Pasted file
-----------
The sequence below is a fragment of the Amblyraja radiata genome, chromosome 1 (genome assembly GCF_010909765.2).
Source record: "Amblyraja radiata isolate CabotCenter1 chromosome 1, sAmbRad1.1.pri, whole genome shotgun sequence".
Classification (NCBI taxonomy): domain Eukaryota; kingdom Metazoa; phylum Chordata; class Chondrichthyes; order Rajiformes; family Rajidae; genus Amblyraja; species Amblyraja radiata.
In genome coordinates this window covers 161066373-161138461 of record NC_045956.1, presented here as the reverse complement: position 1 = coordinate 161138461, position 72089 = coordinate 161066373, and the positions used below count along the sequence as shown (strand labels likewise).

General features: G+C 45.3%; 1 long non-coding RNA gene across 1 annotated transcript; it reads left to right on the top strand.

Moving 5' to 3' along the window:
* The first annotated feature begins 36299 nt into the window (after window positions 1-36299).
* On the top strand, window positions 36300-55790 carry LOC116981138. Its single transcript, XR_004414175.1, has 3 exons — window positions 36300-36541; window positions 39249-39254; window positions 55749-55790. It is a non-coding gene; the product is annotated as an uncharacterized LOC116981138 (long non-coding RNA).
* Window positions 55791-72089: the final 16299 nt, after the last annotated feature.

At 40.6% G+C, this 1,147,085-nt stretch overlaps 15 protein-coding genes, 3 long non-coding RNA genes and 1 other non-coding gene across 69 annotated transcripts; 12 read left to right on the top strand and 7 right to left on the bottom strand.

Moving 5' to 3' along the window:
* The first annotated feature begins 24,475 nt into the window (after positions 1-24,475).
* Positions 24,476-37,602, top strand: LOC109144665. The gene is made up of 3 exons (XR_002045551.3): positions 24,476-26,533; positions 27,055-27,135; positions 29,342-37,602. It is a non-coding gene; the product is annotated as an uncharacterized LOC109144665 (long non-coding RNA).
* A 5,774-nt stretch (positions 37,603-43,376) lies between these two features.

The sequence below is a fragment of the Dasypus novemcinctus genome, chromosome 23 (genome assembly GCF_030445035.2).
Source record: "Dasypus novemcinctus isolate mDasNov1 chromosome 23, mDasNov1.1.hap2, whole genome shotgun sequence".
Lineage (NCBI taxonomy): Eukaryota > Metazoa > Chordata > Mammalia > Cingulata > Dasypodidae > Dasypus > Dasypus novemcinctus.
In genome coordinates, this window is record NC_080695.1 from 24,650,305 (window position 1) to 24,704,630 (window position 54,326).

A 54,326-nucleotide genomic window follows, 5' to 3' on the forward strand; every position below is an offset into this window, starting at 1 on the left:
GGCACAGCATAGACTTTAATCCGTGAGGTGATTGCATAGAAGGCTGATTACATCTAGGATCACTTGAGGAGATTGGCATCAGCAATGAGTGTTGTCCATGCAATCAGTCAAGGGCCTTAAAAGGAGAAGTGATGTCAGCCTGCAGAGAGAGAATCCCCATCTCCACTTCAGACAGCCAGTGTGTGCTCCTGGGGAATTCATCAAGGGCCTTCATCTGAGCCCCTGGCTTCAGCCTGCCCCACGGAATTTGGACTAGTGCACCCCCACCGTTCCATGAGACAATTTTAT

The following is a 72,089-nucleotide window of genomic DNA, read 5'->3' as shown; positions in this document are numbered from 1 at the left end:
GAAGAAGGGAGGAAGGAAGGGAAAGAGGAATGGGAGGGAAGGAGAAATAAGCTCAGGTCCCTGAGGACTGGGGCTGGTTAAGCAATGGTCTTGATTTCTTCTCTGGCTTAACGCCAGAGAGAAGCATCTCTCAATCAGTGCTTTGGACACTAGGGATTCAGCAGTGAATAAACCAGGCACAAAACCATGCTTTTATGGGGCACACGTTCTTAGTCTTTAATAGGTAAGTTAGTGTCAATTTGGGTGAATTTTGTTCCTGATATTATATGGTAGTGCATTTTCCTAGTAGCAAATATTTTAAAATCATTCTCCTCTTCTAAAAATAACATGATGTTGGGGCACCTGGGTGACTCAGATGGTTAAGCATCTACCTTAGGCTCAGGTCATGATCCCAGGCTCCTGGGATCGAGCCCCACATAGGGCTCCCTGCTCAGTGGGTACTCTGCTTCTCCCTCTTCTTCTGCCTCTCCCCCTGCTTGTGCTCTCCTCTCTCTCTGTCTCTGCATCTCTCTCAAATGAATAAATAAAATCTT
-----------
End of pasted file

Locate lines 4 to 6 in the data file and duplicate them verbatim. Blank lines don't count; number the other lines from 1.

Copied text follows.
In genome coordinates this window covers 161066373-161138461 of record NC_045956.1, presented here as the reverse complement: position 1 = coordinate 161138461, position 72089 = coordinate 161066373, and the positions used below count along the sequence as shown (strand labels likewise).

General features: G+C 45.3%; 1 long non-coding RNA gene across 1 annotated transcript; it reads left to right on the top strand.

Moving 5' to 3' along the window: